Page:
According to the Sustainability Appraisal (2017) of the Local Plan, villages sit at tier 10 of the sequential hierarchy, meaning they are the least sustainable location for development, and should only account for 5 per cent of the total supply across the Local Plan period.

Since the adoption of the Local Plan, 843 dwellings have been approved in Send alone, which is nearly 8 per cent of the total supply of the Local Plan – in just one village. Along with the approval of two allocated sites, Send has experienced a huge spike in windfall applications since the village was removed from the green belt.

Furthermore, the strategic sites have not delivered in the time frames expected and the key road infrastructure that was to be provided by those sites has not materialized. For example, the recent appeal proposals for the Wisley Airfield will not deliver on requirement four of the site allocation, two new slip roads at Burnt Common.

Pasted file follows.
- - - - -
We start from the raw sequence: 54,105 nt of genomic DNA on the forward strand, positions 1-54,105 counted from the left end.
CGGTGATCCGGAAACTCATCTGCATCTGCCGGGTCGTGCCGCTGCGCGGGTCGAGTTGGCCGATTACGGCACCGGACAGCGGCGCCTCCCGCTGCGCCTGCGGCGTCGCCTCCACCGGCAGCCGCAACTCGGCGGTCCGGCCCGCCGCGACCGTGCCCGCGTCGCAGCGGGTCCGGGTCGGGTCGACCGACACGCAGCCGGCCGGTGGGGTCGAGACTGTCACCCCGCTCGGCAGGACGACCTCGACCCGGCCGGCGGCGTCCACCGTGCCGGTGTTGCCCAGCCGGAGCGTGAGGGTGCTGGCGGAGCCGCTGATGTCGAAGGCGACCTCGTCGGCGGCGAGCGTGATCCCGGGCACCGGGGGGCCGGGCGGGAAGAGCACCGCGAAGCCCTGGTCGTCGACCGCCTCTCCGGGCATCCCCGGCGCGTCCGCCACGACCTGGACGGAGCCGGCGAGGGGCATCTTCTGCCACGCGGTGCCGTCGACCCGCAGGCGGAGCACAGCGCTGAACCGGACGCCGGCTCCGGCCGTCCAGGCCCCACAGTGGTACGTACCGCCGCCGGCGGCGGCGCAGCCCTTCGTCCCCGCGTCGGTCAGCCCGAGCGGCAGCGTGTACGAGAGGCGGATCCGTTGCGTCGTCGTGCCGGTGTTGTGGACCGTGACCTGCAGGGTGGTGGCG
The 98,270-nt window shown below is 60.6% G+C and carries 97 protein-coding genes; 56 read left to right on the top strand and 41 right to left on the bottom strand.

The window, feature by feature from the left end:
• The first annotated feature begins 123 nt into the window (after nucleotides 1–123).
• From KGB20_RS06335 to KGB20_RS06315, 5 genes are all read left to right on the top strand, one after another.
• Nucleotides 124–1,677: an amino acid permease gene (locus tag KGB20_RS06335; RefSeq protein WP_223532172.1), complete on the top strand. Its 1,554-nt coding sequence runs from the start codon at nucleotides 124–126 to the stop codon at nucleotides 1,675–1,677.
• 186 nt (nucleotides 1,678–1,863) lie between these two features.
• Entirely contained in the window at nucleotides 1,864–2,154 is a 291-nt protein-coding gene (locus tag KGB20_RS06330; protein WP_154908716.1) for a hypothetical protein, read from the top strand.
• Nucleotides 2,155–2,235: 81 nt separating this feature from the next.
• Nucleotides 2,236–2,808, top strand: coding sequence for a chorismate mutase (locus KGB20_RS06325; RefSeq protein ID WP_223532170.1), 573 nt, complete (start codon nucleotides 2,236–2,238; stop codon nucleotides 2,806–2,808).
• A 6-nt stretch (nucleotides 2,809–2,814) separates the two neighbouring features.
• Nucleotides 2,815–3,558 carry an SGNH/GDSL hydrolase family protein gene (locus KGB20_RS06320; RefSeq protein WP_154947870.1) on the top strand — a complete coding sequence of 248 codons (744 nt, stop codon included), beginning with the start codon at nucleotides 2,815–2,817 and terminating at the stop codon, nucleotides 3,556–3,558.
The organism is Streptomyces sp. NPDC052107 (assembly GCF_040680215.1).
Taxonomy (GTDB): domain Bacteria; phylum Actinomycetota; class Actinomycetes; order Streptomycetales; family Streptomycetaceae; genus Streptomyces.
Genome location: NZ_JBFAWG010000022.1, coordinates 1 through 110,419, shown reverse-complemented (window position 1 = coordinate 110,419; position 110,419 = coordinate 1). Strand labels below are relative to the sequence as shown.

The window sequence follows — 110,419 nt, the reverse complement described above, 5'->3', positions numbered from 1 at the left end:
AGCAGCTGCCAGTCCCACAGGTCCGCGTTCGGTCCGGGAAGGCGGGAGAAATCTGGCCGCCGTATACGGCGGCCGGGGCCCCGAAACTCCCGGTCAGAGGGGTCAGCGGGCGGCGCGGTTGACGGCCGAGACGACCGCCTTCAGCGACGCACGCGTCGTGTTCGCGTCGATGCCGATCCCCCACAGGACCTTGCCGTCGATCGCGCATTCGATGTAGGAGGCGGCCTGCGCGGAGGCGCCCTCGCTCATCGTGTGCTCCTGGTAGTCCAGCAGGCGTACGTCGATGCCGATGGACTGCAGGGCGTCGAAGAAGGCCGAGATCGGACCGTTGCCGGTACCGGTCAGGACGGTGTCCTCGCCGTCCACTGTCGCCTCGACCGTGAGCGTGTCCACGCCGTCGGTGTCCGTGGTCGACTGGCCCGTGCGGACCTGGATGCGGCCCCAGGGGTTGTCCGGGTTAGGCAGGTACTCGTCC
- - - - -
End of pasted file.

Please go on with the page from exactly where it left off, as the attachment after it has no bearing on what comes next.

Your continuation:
These slips were essential to serve not only the airfield development but also the new housing sites in Send and the industrial developments.

The spatial strategy of the Local Plan is now not fit for purpose, and it never was. The continued reliance on windfall applications within villages, such as Send, without the key road infrastructure being provided, to compensate for the slow delivery of the strategic sites, is a completely unsustainable approach.

An update of the Local Plan requires a new spatial approach to be developed. There is a need for a new Green Belt and Countryside Study that applies constraints and an update of the Settlement Profiles document. Sites that have not been approved in villages that have exceeded their supply should be removed.

The Executive and the whole borough council need to challenge the conclusions of the officers’ report and develop a new vision for the updated Local Plan, rather than allow a technocratic, update to take place.

Without a change in the Local Plan’s spatial approach, this update will likely lead to an even worse predicament for villages if as predicted the standard method leads to a 37 per cent increase in the existing housing requirement figure.

There is also an urgent need to accelerate the pace of developing a timetable for the update. Many residents have expressed this as a concern since the full meeting of the borough council.